June 7, 2009
The following is a summary of the JCICS report titled: “Guatemala One Year Later”, published on February 4, 2009. To read the full report please visit: www.jcics.org.
On January 1, 2008, Guatemala implemented the Hague Convention on Inter-country Adoption. This move was intended to answer the allegations of corruption, child trafficking and other unethical adoption practices.
While this move was applauded by all Convention countries, the implementation of the Hague Convention by Guatemala has literally resulted in the shut down of international adoptions from this country. As a result of Guatemala not having the resources to effectively implement the Convention, the adoption process in this country is at a stand still. Hague is intended to be a light of hope for orphans, but in the case of Guatemala it has not provided the desired outcome that was hoped for leaving children with little or no hope. There are few government facilities to respond to the needs of orphans and most private institutions that previously dealt with this need have now closed.
While the allegations have ended, the fact that adoptions have come to a complete halt has resulted in orphans continuing to be institutionalized rather than being adopted by loving and caring families. Additionally, a central governing adoption authority is now in place in Guatemala and ethical adoptions should be taking place; however, the fact of the matter is that no adoptions are taking place. There continue to be 1,000 children who had been in the process of being adopted before the shutdown who are now in limbo. Guatemala is being urged to at least complete these pending adoptions for the sake of the children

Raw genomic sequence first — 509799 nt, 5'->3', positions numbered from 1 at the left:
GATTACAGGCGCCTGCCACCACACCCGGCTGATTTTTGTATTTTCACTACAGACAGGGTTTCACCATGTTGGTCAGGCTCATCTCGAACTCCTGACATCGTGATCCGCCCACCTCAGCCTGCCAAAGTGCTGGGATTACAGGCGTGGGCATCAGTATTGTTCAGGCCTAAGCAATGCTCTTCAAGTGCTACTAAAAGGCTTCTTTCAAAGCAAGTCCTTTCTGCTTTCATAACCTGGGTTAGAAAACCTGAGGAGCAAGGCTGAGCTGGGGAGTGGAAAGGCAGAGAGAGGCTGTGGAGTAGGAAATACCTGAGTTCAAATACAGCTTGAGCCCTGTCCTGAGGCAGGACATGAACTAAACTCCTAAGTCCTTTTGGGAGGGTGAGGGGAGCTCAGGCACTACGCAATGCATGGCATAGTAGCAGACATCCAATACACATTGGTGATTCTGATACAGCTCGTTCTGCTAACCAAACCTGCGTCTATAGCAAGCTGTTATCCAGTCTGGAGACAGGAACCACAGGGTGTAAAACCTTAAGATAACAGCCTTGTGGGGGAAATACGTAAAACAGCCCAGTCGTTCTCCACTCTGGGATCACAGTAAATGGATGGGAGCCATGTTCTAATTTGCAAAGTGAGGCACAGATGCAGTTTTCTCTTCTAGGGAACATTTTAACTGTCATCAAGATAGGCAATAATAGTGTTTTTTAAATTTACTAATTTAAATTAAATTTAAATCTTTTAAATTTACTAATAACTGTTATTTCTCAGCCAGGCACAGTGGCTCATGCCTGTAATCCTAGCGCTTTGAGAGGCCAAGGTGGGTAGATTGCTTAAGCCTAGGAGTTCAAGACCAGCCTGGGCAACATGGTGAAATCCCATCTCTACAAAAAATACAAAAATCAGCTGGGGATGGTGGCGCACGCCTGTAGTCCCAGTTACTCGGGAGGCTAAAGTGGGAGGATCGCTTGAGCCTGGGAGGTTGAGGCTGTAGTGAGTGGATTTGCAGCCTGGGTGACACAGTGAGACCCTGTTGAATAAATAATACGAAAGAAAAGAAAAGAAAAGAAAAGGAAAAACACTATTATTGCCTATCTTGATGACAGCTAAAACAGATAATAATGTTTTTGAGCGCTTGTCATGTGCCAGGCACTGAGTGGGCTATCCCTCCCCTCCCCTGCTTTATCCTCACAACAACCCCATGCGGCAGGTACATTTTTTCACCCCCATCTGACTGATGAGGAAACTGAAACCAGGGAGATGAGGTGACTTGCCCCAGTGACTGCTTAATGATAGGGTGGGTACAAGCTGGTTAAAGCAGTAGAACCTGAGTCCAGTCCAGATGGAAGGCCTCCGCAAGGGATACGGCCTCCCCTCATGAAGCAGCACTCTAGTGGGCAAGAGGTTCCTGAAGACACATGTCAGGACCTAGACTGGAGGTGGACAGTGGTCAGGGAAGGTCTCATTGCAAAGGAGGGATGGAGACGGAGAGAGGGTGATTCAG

With no where else to turn, an alarming number of mothers have abandoned children, even infants, in trash dumps. Sadly, twenty children have been found that had already perished in the streets of Guatemala. These are young innocent deaths that could have been avoided.
The implementation of the Hague Convention by Guatemala was intended to protect the rights of children. However, Guatemala is floundering and the decision to become a Hague Country is in fact having the opposite effect that was intended. After joining the ranks of countries in the Hague Convention, abandoned children in Guatemala appear to be worse off than before the implementation of the Convention.
The orphan crisis in Guatemala has worsened rather than improved. Thus the question is then posed, when will Guatemala provide resources to these abandoned children and to the families who want to provide them with a loving home?
The adoption community is urging that Guatemala rectify this sad state of affairs immediately, if for no one else but the children.